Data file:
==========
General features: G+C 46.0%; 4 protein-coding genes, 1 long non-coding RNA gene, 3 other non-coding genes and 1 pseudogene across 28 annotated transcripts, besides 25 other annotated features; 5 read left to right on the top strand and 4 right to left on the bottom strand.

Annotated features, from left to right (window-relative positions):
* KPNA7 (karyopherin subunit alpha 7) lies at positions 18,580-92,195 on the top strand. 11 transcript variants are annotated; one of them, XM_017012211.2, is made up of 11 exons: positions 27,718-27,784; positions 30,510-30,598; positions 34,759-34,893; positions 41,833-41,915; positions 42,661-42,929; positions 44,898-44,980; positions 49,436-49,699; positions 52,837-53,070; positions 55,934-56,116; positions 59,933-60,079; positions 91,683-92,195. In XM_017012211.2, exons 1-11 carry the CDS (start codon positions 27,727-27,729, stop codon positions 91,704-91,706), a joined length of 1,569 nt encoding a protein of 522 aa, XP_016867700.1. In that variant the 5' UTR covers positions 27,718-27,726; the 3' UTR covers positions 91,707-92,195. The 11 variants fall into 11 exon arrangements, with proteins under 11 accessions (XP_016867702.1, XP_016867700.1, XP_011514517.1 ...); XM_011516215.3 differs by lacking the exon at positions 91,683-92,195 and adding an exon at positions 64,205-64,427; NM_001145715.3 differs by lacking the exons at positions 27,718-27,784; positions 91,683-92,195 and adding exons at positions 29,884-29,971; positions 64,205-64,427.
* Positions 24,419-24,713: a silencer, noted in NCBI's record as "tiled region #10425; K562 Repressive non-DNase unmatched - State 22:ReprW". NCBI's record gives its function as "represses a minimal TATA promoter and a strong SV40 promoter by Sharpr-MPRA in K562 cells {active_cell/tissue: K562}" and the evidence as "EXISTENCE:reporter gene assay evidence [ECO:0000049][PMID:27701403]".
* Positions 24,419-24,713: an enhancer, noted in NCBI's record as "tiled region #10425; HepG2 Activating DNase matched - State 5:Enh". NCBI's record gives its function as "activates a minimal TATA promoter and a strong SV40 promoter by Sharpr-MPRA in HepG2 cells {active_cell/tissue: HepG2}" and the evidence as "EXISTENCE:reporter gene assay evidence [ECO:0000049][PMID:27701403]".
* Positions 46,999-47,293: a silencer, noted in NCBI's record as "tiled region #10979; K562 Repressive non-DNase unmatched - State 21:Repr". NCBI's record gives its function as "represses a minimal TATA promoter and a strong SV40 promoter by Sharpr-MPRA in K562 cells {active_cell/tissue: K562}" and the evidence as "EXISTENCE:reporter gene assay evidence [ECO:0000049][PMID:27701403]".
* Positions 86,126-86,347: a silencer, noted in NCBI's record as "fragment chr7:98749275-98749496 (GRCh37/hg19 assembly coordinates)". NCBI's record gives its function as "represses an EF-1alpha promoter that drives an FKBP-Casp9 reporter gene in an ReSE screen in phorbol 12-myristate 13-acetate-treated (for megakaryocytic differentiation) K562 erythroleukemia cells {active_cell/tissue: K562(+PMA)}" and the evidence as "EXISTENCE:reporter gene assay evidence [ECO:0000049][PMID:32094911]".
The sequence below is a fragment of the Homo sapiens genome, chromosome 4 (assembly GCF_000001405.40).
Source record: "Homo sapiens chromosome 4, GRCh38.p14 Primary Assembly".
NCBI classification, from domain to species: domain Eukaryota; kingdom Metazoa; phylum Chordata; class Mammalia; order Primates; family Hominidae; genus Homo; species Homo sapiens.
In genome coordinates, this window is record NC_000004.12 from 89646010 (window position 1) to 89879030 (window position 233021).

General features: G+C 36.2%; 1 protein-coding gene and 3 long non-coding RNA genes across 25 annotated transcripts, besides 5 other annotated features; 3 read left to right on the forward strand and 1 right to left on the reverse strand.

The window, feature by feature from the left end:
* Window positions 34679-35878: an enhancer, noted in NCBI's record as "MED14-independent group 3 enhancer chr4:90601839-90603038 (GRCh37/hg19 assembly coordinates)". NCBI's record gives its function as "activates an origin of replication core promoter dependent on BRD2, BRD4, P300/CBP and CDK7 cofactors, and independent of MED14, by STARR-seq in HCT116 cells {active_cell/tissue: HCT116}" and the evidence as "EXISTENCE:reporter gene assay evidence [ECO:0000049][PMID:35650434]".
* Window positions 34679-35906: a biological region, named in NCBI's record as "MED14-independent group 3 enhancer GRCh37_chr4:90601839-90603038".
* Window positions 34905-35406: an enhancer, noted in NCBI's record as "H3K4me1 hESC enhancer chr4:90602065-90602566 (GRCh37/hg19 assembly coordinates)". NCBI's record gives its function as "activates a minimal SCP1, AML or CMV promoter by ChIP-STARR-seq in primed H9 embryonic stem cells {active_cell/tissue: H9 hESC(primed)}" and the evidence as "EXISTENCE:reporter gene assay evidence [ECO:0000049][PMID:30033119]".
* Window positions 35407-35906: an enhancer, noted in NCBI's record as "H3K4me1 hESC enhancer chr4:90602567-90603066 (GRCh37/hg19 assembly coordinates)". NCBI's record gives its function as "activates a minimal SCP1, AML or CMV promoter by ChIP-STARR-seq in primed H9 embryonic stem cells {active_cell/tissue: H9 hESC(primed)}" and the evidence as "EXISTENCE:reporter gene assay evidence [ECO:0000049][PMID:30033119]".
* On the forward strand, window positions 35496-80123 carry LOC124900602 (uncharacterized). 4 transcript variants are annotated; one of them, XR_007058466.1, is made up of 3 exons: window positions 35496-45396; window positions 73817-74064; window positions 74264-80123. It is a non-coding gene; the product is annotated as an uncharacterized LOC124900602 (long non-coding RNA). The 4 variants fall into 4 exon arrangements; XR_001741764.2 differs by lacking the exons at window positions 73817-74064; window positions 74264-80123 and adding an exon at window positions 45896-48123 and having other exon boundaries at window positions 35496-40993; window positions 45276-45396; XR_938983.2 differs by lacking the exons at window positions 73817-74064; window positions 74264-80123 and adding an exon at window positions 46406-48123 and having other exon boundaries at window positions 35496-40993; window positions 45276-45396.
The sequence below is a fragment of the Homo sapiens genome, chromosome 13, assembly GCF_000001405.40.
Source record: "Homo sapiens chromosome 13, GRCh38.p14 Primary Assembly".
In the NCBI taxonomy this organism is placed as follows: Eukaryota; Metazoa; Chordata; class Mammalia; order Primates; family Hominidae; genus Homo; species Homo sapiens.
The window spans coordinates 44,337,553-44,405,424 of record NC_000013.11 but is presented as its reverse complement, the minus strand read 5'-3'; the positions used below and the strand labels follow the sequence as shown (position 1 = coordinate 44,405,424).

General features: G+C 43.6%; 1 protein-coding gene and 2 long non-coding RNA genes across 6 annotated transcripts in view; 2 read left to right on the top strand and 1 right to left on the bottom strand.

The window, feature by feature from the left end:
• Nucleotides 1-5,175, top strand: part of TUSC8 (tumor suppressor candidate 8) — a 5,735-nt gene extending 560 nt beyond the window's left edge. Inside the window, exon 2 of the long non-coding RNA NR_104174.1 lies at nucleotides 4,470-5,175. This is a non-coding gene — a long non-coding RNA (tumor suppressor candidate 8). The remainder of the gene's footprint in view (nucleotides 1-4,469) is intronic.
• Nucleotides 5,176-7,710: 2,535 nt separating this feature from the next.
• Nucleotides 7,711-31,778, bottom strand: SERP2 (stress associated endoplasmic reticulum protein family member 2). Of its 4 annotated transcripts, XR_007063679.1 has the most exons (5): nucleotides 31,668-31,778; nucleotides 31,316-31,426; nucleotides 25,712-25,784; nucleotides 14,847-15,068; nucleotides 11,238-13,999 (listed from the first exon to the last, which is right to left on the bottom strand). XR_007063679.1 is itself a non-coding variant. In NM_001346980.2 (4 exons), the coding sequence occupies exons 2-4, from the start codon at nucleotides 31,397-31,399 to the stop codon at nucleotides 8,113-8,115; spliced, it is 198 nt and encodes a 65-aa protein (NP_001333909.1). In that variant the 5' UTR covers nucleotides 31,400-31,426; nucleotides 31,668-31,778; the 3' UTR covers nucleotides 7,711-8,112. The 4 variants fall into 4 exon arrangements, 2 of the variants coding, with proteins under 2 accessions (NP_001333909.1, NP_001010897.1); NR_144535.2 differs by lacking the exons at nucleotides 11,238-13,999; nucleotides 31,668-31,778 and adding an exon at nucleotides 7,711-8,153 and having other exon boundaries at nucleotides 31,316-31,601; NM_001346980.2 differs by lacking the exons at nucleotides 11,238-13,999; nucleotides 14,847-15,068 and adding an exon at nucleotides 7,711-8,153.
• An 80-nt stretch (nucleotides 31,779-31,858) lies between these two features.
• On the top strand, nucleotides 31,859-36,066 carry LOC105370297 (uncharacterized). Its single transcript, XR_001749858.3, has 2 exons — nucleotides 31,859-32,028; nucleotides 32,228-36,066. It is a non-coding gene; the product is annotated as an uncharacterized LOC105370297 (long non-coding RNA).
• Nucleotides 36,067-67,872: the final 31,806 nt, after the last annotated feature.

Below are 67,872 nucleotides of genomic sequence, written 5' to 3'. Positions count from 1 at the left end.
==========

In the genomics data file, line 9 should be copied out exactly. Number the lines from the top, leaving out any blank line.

Source record: "Homo sapiens chromosome 4, GRCh38.p14 Primary Assembly".